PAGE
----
Vienna, Austria, Dec 21, 2012 / 12:00 pm (CNA).- An Austria-based singing group of children and teens has made a music video wishing a merry Christmas to the world as part of their mission to tell stories of faith through music.
The group KISI – God’s Singing Kids has released the video “We sing merry, merry Christmas.” It shows the children and teens singing in cheerful settings and styles inspired by the classic movie “The Sound of Music.”
They play in the snow, bake Christmas treats and place a baby doll in a manger while wishing Merry Christmas “to every child on earth.”
The music group has over 400 members from five countries who use their music to evangelize. They practice singing and dancing after school and perform on weekends. (Read more here.)
Watch their Christmas video below.
I never told you what happened Thanksgiving.
I gave you the run-up on our family holiday, but I never circled back around and told you how it all went down. Because I was (still am) out of action because of Gimpy the Foot, my husband and sons gallantly decided that they would cook Thanksgiving dinner.
And they tried. Oh, how they tried. I could see part of the action from my recliner in the living room. It reminded me of the first time I tried to put one of these things together as a newlywed. Only they didn’t have a Fannie Farmer cookbook to cheer them on.
About 3 on that Thanksgiving afternoon, I heard my husband’s voice, coming from the kitchen. “I can’t do this.” he said. “There’s too much to get done all at once.”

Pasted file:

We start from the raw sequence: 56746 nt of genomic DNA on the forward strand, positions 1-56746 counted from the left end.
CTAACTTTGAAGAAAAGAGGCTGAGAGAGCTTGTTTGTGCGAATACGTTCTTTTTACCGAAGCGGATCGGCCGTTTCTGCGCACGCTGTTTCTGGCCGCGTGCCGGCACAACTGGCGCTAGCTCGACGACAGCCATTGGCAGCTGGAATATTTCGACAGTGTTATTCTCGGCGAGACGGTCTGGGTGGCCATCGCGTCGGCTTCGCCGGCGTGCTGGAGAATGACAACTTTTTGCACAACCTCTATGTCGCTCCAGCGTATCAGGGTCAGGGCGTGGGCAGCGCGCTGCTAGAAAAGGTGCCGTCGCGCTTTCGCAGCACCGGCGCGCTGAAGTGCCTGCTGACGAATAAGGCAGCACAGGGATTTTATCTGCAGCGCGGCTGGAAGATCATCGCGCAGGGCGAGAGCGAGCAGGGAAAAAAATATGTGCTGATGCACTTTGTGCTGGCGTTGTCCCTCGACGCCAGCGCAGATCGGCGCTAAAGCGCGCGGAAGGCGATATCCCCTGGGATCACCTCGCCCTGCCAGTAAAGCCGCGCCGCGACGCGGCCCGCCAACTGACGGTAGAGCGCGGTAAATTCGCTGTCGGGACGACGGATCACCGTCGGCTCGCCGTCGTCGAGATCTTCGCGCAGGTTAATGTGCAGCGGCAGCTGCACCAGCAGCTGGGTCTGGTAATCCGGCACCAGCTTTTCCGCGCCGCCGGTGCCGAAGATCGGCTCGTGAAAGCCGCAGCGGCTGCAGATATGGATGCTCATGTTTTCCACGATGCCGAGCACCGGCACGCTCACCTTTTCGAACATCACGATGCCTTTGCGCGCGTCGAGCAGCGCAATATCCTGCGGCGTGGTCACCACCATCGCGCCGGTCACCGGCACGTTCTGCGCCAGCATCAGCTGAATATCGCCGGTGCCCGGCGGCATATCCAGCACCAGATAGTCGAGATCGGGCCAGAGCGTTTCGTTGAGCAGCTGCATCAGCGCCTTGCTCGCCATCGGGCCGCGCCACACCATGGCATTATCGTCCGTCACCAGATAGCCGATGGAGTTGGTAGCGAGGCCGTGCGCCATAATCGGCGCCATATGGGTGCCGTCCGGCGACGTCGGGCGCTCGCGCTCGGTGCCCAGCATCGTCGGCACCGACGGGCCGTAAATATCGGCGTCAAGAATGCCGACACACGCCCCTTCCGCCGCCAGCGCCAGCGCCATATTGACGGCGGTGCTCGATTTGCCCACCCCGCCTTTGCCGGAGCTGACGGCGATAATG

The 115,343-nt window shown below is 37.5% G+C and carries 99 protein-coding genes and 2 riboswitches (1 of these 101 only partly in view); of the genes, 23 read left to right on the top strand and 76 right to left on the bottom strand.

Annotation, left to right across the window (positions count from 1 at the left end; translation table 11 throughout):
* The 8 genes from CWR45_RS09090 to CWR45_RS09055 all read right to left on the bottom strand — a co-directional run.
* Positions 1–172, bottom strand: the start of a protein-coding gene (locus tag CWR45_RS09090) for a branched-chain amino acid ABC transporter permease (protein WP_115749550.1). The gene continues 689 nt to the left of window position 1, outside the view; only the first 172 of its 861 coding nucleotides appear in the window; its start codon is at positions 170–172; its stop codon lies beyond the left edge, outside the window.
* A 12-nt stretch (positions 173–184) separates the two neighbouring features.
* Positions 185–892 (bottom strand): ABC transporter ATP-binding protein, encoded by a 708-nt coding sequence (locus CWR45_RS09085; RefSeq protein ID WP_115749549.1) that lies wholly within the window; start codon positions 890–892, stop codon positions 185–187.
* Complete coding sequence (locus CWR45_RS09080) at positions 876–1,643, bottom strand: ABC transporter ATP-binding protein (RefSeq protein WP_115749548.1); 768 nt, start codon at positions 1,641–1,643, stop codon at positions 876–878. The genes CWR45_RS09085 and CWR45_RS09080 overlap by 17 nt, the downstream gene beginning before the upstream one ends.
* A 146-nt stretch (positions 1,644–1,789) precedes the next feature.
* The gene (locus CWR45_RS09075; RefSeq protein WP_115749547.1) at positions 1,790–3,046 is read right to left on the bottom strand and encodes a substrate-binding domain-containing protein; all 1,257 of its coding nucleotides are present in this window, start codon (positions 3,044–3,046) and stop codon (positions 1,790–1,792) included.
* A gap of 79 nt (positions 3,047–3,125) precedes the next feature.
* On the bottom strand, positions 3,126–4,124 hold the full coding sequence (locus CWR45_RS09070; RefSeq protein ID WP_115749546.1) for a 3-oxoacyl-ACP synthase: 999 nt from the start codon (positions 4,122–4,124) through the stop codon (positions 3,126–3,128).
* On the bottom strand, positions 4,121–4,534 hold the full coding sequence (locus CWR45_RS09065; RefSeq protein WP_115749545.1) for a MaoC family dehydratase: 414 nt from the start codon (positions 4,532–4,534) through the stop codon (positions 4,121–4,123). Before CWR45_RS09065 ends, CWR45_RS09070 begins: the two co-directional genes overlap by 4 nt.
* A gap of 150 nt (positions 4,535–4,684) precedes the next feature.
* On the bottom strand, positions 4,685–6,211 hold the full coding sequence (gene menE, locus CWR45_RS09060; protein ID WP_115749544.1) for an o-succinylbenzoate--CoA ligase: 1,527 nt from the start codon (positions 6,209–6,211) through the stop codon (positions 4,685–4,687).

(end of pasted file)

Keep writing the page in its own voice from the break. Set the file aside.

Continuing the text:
He sounded sad. Lost. Defeated. Beaten to the tile floor by the mashed potatoes, dressing, ham, turkey and deviled eggs vying for his attention. The chaos of our sons, bouncing around the kitchen like St Bernards as they tried to “help” only made things worse.
I have to admit, I got a bit of … what is it? … pleasure, I suppose is the word. I got a bit of pleasure out of this. It was one of those, see? It’s not so easy! moments.
After 30 years of cooking these big dinners for my extended family all alone, (my sister has multiple sclerosis, my brother-in-law has various health problems, my niece is a drug addict and never shows up, my husband has matrimony-induced cooking amnesia, etc, etc) those sad, defeated words coming from the kitchen felt kinda good. They felt like … vindication.
Then, my better instincts kicked in.
I could’ve sat there and done nothing. No one would have blamed me. It was, after all, doctor’s orders. But that plaintive voice, and the growing certainty that we were headed for Spam turkey with a side order of Beanie Weanies for Thanksgiving dinner, got to me. I reached for my walker. It was clearly time for mom to set things aright.
They brought me a chair and put it next to the kitchen counter so I could stir and season while sitting down. They more or less obeyed my orders as I told them, “The turkey’s done. Take the lid off the roaster and turn the temperature up and let it brown. When it comes out, put those dishes in the oven and put the roaster on the stove to make gravy.”
It wasn’t exactly military precision, but they bustled around while I put things together and we — finally — sat down to eat.
Now, Christmas is upon us and I am still not supposed to stand. Gimpy’s moving on, so to speak. She has a spiffy new boot that looks like it was stolen off a starship trooper and I can walk for short distances unaided. What I can’t do is stand. More than about five minutes of flat standing and the Gimpster gears up the old pain alert.
The boys have invited their friends for dinner. Other friends have asked to come. I’m not sure why they want to spend Christmas here in Dullsville. I won’t let them curse. They have to say grace. And they’re probably going to end up having to cook a big part of their own dinner. All I can figure is that we have an intact family and we all like one another, something these young people don’t have. One of them said he wanted to get away from his family because he didn’t want to have to go from one house to the next.
Whatever. They’re welcome here.